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asant rumor from Col. Githam's regiment, In Northwestern Virginia, was not credited by the authorities in this city. We have since received a statement of the facts gather from a private letter written by Quartermaster J. R. Mounteastle, of Company, "F," and deem it our duty to-day it before the public. The letter is dated Camp on Elk Mountain October 3d. Six days previous to that time, when the regiment was encamped on Middle. Mountain, (In the western part of Pocahonas county, near the Randolph line,) an order to retreat was issued, though from what cause is not definitly stated. It was a terrible night when this order was given, the rain pouring in torrents, and the darkness almost impenetrable, yet the tents were struck, the wagons loaded, and the regiment was ready in march at day break. After proceeding three miles the troops were brought to a halt be the high waters of Elk river, which rendered fording impossible. At this place, we regret to say, it was found necessary to
the enemy from Paducah and Cairo upon Columbus — from Cape Girardeau upon Bloomfield and from Ironton upon Pocahontas — and attributes their failure to advance further, to the disaster which they suffered at Columbus." A Lincoln Spy arrested. The Louisville (Bowling Green) Courier, of the 24th inst., says: A Lincoln spy was arrested a few days since in the neighborhood of Uniontown. His baggage was searched, and a complete plan of the fortifications at Dowling Green and Randolph, Tenn., was found. It is to be hoped that the vile miscreant will speedily meet with a just reward. Encountering a bear. We clip the following paragraph from the Cumberland Gap correspondence of the Nashville Garette: A few days ago, as a party of our regiment were out on a surveying expedition, they came across a bear and chased him to his den. The same beast came near frightening a picket out of seven years growth, who, for fear of raising an alarm, had to wait patiently unt
artily at work — The Mississippi valley is one camp. The wave is gathering which is shortly to meet and roll back the tide of invasion. Had the elements of resistance been thoroughly aroused, and the proper machinery sooner set in motion, much loss and suffering might have been avoided. It is now a matter of time. The enemy's advance will be stayed and his forces driven back, but at what point is somewhat doubtful. He may be able to compel the evacuation of Island No.10, or he may not. This will have no serious effect upon the eventual course of the campaign, or upon its final results, although upon the length of time during which that post can be held may depend the extent to which the advancing wave may go. Below Forts Pillow and Randolph the enemy cannot penetrate. Of further important movements we do not feel at liberty to speak, farther than to say that they are in the right direction, and it is only to be regretted that they were not sooner made. --Wilmington Journal.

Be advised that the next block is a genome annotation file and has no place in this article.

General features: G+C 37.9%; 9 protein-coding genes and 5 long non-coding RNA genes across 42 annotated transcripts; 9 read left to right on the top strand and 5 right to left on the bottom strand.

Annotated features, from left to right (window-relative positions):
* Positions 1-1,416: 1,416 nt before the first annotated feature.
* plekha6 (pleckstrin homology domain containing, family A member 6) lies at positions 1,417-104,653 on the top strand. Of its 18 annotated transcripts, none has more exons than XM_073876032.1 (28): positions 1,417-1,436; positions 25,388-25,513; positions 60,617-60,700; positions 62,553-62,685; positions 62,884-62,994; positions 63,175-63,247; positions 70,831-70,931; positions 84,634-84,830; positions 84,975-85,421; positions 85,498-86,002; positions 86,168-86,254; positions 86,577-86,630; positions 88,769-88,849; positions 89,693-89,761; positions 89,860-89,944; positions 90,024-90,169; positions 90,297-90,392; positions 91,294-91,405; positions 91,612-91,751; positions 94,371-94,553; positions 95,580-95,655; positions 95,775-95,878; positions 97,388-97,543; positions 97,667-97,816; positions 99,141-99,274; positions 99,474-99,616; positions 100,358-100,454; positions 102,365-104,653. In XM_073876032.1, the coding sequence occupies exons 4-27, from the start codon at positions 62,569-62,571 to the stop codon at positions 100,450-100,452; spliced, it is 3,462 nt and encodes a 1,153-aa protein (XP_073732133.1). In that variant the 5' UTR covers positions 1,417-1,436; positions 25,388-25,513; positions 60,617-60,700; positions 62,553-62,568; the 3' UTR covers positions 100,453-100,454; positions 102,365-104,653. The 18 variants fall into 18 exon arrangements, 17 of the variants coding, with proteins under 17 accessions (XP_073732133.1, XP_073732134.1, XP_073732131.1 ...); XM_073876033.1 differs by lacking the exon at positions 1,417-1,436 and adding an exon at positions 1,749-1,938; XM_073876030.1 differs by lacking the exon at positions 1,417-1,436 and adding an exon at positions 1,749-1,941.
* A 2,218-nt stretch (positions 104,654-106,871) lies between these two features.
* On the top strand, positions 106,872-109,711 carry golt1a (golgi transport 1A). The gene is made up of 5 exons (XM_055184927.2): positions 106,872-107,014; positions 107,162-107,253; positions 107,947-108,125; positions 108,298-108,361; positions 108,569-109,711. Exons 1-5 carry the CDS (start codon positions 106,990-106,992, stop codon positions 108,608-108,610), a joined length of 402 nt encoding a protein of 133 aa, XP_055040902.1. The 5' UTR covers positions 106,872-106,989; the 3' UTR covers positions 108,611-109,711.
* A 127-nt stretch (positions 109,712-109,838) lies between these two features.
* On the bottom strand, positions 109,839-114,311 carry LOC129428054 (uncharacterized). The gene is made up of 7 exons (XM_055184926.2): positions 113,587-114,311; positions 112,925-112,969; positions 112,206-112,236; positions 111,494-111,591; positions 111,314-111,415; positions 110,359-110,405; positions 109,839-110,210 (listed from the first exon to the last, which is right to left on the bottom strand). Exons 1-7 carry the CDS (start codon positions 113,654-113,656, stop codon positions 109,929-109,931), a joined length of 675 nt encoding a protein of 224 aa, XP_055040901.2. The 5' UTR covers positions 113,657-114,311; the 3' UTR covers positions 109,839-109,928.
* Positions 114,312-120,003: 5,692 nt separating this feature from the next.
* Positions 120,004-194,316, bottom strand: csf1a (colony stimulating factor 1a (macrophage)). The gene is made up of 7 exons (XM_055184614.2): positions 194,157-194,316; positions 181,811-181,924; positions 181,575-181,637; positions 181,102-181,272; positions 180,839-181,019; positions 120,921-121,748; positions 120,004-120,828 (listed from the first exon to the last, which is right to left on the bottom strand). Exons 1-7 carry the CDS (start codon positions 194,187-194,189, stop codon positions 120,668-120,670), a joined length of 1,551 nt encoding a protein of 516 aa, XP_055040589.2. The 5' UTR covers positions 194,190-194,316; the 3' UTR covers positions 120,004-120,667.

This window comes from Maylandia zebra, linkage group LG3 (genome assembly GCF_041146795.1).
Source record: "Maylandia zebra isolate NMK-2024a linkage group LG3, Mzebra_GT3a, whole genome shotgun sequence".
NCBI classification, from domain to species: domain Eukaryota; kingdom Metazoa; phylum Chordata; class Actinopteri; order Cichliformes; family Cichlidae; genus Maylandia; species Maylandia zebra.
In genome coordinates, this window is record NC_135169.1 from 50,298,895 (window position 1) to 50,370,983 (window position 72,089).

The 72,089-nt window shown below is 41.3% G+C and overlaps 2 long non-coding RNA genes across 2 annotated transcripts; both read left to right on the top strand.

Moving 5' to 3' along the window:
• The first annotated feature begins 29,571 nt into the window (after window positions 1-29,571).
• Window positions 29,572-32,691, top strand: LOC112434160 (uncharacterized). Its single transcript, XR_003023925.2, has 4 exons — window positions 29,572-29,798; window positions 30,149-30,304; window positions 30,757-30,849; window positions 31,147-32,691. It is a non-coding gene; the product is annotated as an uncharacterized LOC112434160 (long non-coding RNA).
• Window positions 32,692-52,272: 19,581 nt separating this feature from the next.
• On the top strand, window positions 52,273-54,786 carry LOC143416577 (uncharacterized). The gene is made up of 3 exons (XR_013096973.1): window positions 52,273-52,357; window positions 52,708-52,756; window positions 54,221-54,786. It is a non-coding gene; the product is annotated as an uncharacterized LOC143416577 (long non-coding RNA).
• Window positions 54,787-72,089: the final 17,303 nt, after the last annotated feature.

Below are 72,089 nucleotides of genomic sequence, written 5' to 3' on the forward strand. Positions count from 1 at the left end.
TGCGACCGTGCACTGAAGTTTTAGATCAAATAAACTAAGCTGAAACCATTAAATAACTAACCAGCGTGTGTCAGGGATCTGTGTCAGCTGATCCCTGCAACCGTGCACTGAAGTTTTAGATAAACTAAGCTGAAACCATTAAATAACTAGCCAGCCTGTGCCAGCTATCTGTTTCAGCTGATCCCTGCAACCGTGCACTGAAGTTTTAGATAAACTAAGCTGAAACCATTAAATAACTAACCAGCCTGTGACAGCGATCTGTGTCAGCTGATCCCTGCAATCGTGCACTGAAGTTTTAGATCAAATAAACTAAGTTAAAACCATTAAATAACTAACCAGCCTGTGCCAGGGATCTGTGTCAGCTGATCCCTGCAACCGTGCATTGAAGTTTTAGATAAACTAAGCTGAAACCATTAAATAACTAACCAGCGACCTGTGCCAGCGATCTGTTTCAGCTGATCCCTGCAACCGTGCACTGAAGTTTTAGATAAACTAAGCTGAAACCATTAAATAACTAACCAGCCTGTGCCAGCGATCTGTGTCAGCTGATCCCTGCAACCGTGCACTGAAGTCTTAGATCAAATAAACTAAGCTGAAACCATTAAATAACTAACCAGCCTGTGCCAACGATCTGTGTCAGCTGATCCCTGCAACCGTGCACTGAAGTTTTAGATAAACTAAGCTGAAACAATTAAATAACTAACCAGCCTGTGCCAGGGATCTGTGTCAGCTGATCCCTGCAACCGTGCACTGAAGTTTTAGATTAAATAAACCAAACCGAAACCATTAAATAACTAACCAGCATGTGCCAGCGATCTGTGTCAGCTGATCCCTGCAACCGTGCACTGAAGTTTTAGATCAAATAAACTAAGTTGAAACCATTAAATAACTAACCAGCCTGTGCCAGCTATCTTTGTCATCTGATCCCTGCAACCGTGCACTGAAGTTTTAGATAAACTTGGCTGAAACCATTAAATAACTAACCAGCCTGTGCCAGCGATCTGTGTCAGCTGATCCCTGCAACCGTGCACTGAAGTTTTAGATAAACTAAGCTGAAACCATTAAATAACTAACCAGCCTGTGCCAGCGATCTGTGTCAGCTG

emy, and was able to see the effect of our firing. He found it very satisfactory returned and directed the firing to be continued with the same charge of powder and at the same elevation. Several years ago a levee was constructed, extending many miles on the Arkansas shore above and below the fleet, to prevent the overflow of the country in that vicinity. The rebels, thinking we would take advantage of the dry land to cross over and erect batteries on the river below Forts Pillow and Randolph, came up Tuesday night, and, almost under the months of our cannon, cut this levee in several places. The consequence was the immediate foundation of the whole country on the Arkansas side, rendering it at once impracticable for any purpose that may have been entertained of crossing over and establishing batteries, below Fort Pillow. The present flood of the river will create channels of these cuts, and all land in the vicinity will be rendered forever valueless. A strong current now swe
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